At the start of this year I read about writing put options on stocks which I would like to have in my portfolio. The ratio behind this is that its a way to buy shares for a lower price than the current market price. This for example realized by writing options with a strike price close to the current share price. If you get assigned to buy the shares the price you pay is the strike price minus the option premium received. It’s of course also possible that at the expiry date of the option the share price is above the strike price of the put. In that case the option premium received is extra income.
Writing or going short on a put option means you sell someone the rigth to sell shares to you at a agreed price before the option expires in the agreed month. this means that I as seller of the option receives the option premium, but with the risk to buy shares at a lower price than the market price.
I did for example write 2 options Iberdrola €6,75 expirting in september 2017 at a price of 0,12 per share. Option contracts have 100 shares as underlying value so in my case I received 200 x €0,12 = €24 – €3 transaction fee = €21
If Iberdrola would be above €6,75 at te expiry date in september this €21 is extra income. If the stock price of Iberdrola would be below €6,75 I would be forced to purchase the 200 shares at the agreed price of €6.75. The net purchase price in this case would be €6,75 – €0,21 = €6,54. When I sold the options the stock price of Iberdrola was €6,87. Techincally this means that in July I ‘signed’ a contract to receive €21 or to buy Iberdrola shares with a 4,8% discount compared to the stock price in July.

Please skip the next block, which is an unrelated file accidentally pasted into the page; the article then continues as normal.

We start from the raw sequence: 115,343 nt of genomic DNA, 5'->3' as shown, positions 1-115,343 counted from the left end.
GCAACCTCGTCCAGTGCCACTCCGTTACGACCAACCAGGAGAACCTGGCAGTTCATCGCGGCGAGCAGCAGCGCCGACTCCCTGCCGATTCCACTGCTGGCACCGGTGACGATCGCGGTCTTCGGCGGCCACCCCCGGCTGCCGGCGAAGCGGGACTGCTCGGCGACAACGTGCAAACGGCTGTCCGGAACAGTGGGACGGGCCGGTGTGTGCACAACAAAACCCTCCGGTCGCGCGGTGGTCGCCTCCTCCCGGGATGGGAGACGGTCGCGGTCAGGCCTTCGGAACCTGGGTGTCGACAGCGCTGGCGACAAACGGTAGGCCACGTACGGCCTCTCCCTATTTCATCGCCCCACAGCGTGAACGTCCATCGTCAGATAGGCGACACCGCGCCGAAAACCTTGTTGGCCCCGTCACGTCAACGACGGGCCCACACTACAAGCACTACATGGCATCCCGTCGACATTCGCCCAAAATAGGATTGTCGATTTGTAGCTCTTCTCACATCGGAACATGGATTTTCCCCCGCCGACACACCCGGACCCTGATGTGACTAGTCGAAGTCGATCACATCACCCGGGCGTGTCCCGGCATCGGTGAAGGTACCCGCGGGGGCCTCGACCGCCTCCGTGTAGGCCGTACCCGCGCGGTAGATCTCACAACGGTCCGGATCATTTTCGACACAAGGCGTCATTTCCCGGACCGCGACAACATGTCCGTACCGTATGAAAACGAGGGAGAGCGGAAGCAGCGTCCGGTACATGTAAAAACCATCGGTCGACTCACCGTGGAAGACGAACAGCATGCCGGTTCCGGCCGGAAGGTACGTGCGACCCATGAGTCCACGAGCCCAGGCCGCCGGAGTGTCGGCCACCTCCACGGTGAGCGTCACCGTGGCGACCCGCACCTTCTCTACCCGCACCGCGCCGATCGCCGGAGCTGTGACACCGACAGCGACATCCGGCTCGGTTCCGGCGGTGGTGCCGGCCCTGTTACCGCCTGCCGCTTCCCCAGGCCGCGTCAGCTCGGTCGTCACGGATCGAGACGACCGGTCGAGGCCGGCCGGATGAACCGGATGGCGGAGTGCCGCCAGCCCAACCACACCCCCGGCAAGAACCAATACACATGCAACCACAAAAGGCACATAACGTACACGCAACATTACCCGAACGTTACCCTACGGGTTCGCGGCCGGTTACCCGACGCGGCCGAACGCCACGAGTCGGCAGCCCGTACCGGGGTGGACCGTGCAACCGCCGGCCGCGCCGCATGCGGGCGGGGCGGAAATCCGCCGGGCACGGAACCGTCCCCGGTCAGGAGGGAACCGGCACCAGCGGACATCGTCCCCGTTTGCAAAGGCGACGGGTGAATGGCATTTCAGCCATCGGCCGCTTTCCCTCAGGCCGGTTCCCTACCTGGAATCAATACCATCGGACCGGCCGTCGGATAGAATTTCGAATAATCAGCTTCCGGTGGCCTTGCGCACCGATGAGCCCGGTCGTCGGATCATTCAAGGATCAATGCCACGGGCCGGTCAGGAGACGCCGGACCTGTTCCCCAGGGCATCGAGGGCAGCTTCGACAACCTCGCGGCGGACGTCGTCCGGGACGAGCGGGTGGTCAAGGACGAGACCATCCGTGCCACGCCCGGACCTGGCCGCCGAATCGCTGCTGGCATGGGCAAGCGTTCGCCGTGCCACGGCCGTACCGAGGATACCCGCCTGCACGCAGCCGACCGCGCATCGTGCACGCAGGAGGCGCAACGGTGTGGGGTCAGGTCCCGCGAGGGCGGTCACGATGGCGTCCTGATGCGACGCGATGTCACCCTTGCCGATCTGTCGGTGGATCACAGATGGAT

In my eyes I would be happy with both. Receiving the option premium as a way to generate extra income would be fine to me, but getting forced to buy the shares of Iberdrola would also be fine to me, because its a position I want to increase in the near future.
When the options expired at the 3rd friday in september the stock price of Iberdrola closed at €6,729. This was below the strike price of €6,75 and I was ‘forced’ to buy the shares at €6,75. No harm done, because of the option premium I received my net purchase price was €6,54 so I increased my position in Iberdrola with 200 shares as I already planned today.
The only thing which is bothering me is that on the next monday after I got assigned the shares of Iberdrola the stock price increased and I decided to sell them at €6,781.
Selling 200 Iberdrola shares 1.356,20
Purchase 200 Iberdrola shares -1.350,00
Received option premium 24,00
Transaction fee options -3,00
Transaction fee option expiry -2,00
After closing the position I did go short on 2 options Iberdrola again. Again with a strike price of €6,75 but with an expiry date in march 2018. I received a premium of 0,40 per share and received after deduction of transaction costs €77 as extra income. I was happy to again be able to write options on a position i wanted to increase and generate income again.
After some days I only started to doubt my decission. In my eyes I’m not making a decission as value investor, but its more a speculative decission to write options. This is because I didn’t stick to my original plan to write options and keep the shares if I would be assigned at the expiry date, but sold them to again write put options for extra income while investing my monthly deposit in other shares instead using it to fund the Iberdrola purchase.
I will monitor myself (I hope) the next few months to see how I will act if I’m again assigned to buy shares.